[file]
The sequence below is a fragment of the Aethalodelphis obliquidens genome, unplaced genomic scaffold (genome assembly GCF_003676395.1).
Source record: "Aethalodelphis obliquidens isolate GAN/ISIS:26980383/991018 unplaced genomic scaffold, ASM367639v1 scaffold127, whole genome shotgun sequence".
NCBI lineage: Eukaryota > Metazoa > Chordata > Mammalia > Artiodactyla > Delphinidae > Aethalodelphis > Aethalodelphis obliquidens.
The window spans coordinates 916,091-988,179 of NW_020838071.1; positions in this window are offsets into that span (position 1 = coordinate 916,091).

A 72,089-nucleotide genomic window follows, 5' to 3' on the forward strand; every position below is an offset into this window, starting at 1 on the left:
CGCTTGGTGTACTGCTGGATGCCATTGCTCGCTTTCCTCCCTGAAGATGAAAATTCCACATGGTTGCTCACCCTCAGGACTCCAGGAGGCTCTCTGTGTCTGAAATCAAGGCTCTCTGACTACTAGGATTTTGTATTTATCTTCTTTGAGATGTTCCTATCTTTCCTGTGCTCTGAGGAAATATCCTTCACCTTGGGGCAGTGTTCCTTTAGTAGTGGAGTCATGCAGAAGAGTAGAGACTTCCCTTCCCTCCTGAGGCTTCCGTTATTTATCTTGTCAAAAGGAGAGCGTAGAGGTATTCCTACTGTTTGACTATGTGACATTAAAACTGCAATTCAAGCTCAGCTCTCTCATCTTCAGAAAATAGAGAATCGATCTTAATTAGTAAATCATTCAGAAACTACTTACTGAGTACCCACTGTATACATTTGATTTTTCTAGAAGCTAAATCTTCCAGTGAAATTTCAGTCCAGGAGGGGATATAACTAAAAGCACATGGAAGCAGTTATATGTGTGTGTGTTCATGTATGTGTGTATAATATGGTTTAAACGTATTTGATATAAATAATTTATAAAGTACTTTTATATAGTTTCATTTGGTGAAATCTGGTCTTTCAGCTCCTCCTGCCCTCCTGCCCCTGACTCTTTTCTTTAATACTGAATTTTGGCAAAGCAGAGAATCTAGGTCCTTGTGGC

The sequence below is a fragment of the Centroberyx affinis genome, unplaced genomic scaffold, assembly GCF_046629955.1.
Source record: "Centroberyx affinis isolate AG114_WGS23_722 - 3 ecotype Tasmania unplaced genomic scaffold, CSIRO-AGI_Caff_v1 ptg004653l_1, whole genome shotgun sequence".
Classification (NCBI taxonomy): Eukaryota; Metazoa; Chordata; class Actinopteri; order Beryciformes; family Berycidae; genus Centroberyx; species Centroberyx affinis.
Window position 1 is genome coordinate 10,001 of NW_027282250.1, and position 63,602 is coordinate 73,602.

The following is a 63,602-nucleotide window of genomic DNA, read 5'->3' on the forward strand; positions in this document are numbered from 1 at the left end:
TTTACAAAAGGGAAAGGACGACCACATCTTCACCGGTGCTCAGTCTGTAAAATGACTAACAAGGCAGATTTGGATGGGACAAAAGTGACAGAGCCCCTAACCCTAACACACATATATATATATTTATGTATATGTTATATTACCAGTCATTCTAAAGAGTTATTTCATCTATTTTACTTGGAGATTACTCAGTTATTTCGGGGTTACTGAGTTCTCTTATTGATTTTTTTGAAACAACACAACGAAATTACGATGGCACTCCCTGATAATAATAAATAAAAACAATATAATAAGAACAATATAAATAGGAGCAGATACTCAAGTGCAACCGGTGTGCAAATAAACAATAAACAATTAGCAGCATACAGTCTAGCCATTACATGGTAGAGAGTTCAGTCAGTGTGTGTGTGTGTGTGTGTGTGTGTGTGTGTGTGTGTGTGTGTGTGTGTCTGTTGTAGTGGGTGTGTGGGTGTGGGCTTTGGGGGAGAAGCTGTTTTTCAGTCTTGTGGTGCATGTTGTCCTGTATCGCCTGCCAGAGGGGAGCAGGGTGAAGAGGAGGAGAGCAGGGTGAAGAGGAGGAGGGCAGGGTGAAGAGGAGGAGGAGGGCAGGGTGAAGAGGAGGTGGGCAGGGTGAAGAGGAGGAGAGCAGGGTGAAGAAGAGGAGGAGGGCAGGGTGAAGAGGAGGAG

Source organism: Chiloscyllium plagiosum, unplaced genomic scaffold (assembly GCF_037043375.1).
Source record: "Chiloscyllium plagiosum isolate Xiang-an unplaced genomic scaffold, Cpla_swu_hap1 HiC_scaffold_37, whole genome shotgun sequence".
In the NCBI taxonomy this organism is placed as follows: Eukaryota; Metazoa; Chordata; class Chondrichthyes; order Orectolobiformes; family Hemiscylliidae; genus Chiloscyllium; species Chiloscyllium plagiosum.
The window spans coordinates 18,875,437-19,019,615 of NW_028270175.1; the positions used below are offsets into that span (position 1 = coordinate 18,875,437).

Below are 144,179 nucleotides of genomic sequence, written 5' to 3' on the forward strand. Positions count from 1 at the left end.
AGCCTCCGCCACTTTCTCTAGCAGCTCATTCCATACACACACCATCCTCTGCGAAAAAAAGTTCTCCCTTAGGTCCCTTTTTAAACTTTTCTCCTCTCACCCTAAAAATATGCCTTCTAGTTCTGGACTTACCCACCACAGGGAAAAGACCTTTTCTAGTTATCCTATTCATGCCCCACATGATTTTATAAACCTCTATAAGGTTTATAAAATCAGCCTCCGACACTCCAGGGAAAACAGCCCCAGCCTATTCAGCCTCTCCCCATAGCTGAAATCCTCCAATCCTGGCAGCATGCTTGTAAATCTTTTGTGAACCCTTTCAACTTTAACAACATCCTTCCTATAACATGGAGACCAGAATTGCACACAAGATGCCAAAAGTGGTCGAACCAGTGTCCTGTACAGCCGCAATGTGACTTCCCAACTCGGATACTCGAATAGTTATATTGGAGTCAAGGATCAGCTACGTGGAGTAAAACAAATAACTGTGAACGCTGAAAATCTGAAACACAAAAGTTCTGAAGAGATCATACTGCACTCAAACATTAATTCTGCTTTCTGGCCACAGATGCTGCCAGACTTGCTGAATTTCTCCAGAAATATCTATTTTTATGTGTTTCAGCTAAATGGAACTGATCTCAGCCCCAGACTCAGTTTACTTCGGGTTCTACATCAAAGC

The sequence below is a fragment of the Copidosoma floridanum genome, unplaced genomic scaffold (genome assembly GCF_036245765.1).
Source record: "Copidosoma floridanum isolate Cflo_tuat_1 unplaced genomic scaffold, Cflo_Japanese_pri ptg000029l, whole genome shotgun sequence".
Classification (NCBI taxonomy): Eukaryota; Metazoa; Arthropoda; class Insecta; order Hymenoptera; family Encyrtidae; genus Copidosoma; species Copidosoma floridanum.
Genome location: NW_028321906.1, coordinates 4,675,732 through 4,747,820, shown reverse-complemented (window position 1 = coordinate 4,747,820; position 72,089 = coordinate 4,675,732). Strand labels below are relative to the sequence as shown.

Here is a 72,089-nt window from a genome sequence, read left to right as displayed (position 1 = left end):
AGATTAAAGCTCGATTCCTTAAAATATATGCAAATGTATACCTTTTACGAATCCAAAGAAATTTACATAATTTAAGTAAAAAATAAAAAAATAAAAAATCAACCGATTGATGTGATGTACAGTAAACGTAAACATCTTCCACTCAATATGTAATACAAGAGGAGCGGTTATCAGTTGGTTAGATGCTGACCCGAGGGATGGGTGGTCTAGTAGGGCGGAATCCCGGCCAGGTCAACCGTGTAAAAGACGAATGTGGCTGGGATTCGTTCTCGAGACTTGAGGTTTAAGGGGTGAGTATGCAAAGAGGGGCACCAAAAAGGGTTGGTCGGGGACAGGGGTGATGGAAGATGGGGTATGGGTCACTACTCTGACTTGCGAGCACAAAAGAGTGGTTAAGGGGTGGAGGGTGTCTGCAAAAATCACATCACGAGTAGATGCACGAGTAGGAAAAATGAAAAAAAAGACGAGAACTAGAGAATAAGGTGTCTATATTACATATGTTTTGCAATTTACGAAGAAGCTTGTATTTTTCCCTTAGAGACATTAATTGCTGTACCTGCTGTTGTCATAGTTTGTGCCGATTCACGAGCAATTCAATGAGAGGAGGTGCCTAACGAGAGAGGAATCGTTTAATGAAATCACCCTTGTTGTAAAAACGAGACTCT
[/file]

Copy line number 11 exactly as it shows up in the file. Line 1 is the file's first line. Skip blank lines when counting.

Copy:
The following is a 63,602-nucleotide window of genomic DNA, read 5'->3' on the forward strand; positions in this document are numbered from 1 at the left end: